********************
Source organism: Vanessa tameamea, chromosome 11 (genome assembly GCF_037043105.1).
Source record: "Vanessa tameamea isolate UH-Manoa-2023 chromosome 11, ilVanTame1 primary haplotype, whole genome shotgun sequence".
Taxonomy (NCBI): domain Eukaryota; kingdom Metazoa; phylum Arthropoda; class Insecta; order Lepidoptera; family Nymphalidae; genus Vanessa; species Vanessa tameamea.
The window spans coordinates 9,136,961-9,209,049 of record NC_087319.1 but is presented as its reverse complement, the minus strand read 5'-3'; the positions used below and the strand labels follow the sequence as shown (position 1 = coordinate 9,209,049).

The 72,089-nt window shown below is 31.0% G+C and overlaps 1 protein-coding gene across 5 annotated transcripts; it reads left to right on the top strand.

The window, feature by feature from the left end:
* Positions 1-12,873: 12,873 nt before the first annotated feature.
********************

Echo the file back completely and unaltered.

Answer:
Source organism: Vanessa tameamea, chromosome 11 (genome assembly GCF_037043105.1).
Source record: "Vanessa tameamea isolate UH-Manoa-2023 chromosome 11, ilVanTame1 primary haplotype, whole genome shotgun sequence".
Taxonomy (NCBI): domain Eukaryota; kingdom Metazoa; phylum Arthropoda; class Insecta; order Lepidoptera; family Nymphalidae; genus Vanessa; species Vanessa tameamea.
The window spans coordinates 9,136,961-9,209,049 of record NC_087319.1 but is presented as its reverse complement, the minus strand read 5'-3'; the positions used below and the strand labels follow the sequence as shown (position 1 = coordinate 9,209,049).

The 72,089-nt window shown below is 31.0% G+C and overlaps 1 protein-coding gene across 5 annotated transcripts; it reads left to right on the top strand.

The window, feature by feature from the left end:
* Positions 1-12,873: 12,873 nt before the first annotated feature.